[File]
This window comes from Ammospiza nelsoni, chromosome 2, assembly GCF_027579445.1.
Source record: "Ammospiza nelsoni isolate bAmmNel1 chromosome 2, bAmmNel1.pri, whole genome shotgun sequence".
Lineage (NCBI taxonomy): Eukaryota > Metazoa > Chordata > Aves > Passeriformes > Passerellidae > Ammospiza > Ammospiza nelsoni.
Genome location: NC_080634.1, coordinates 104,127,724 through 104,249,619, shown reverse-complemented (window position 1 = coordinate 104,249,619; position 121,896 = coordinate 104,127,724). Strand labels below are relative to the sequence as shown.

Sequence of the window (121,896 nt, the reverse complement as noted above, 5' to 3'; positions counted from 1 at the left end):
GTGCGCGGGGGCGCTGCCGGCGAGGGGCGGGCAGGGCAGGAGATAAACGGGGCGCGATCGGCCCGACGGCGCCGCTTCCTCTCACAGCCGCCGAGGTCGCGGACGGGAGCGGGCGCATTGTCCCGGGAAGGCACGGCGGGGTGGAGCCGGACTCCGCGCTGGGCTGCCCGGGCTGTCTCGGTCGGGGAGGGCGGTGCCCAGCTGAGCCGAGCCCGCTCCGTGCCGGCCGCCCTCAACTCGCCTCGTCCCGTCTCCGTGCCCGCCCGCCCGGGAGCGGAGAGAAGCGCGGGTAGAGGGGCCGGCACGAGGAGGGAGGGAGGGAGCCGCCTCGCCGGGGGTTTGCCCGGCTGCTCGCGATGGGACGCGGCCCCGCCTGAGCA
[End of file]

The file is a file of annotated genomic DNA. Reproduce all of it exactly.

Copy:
This window comes from Ammospiza nelsoni, chromosome 2, assembly GCF_027579445.1.
Source record: "Ammospiza nelsoni isolate bAmmNel1 chromosome 2, bAmmNel1.pri, whole genome shotgun sequence".
Lineage (NCBI taxonomy): Eukaryota > Metazoa > Chordata > Aves > Passeriformes > Passerellidae > Ammospiza > Ammospiza nelsoni.
Genome location: NC_080634.1, coordinates 104,127,724 through 104,249,619, shown reverse-complemented (window position 1 = coordinate 104,249,619; position 121,896 = coordinate 104,127,724). Strand labels below are relative to the sequence as shown.

Sequence of the window (121,896 nt, the reverse complement as noted above, 5' to 3'; positions counted from 1 at the left end):
GTGCGCGGGGGCGCTGCCGGCGAGGGGCGGGCAGGGCAGGAGATAAACGGGGCGCGATCGGCCCGACGGCGCCGCTTCCTCTCACAGCCGCCGAGGTCGCGGACGGGAGCGGGCGCATTGTCCCGGGAAGGCACGGCGGGGTGGAGCCGGACTCCGCGCTGGGCTGCCCGGGCTGTCTCGGTCGGGGAGGGCGGTGCCCAGCTGAGCCGAGCCCGCTCCGTGCCGGCCGCCCTCAACTCGCCTCGTCCCGTCTCCGTGCCCGCCCGCCCGGGAGCGGAGAGAAGCGCGGGTAGAGGGGCCGGCACGAGGAGGGAGGGAGGGAGCCGCCTCGCCGGGGGTTTGCCCGGCTGCTCGCGATGGGACGCGGCCCCGCCTGAGCA